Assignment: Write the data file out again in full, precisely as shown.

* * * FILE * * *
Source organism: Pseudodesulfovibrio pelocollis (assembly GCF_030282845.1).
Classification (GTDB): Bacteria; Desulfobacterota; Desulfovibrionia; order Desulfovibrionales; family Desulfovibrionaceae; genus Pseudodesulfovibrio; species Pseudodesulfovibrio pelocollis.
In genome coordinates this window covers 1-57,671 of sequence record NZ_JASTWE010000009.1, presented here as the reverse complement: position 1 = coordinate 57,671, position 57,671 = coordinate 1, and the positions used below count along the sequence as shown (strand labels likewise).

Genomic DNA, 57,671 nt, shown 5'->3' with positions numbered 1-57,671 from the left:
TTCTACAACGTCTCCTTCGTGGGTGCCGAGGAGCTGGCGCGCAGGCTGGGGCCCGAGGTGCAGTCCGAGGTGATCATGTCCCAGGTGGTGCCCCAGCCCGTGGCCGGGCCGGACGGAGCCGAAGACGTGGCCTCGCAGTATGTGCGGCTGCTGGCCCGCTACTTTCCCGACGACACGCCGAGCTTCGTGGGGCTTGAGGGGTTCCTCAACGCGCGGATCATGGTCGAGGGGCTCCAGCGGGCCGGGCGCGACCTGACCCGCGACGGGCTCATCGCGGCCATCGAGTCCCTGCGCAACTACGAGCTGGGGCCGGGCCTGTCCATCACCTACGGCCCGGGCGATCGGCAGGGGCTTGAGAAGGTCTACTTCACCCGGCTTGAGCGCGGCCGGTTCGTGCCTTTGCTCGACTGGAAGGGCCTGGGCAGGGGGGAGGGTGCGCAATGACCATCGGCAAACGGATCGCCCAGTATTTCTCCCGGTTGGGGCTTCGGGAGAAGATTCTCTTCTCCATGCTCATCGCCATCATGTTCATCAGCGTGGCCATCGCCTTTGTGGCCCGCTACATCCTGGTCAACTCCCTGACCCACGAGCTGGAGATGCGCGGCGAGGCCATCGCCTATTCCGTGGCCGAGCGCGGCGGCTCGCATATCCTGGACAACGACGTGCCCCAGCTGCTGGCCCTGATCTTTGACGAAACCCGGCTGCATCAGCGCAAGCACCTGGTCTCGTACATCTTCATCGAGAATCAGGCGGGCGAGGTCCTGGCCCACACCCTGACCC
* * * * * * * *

Source organism: Pseudodesulfovibrio pelocollis (assembly GCF_030282845.1).
Classification (GTDB): Bacteria; Desulfobacterota; Desulfovibrionia; order Desulfovibrionales; family Desulfovibrionaceae; genus Pseudodesulfovibrio; species Pseudodesulfovibrio pelocollis.
In genome coordinates this window covers 1-57,671 of sequence record NZ_JASTWE010000009.1, presented here as the reverse complement: position 1 = coordinate 57,671, position 57,671 = coordinate 1, and the positions used below count along the sequence as shown (strand labels likewise).

Genomic DNA, 57,671 nt, shown 5'->3' with positions numbered 1-57,671 from the left:
TTCTACAACGTCTCCTTCGTGGGTGCCGAGGAGCTGGCGCGCAGGCTGGGGCCCGAGGTGCAGTCCGAGGTGATCATGTCCCAGGTGGTGCCCCAGCCCGTGGCCGGGCCGGACGGAGCCGAAGACGTGGCCTCGCAGTATGTGCGGCTGCTGGCCCGCTACTTTCCCGACGACACGCCGAGCTTCGTGGGGCTTGAGGGGTTCCTCAACGCGCGGATCATGGTCGAGGGGCTCCAGCGGGCCGGGCGCGACCTGACCCGCGACGGGCTCATCGCGGCCATCGAGTCCCTGCGCAACTACGAGCTGGGGCCGGGCCTGTCCATCACCTACGGCCCGGGCGATCGGCAGGGGCTTGAGAAGGTCTACTTCACCCGGCTTGAGCGCGGCCGGTTCGTGCCTTTGCTCGACTGGAAGGGCCTGGGCAGGGGGGAGGGTGCGCAATGACCATCGGCAAACGGATCGCCCAGTATTTCTCCCGGTTGGGGCTTCGGGAGAAGATTCTCTTCTCCATGCTCATCGCCATCATGTTCATCAGCGTGGCCATCGCCTTTGTGGCCCGCTACATCCTGGTCAACTCCCTGACCCACGAGCTGGAGATGCGCGGCGAGGCCATCGCCTATTCCGTGGCCGAGCGCGGCGGCTCGCATATCCTGGACAACGACGTGCCCCAGCTGCTGGCCCTGATCTTTGACGAAACCCGGCTGCATCAGCGCAAGCACCTGGTCTCGTACATCTTCATCGAGAATCAGGCGGGCGAGGTCCTGGCCCACACCCTGACCC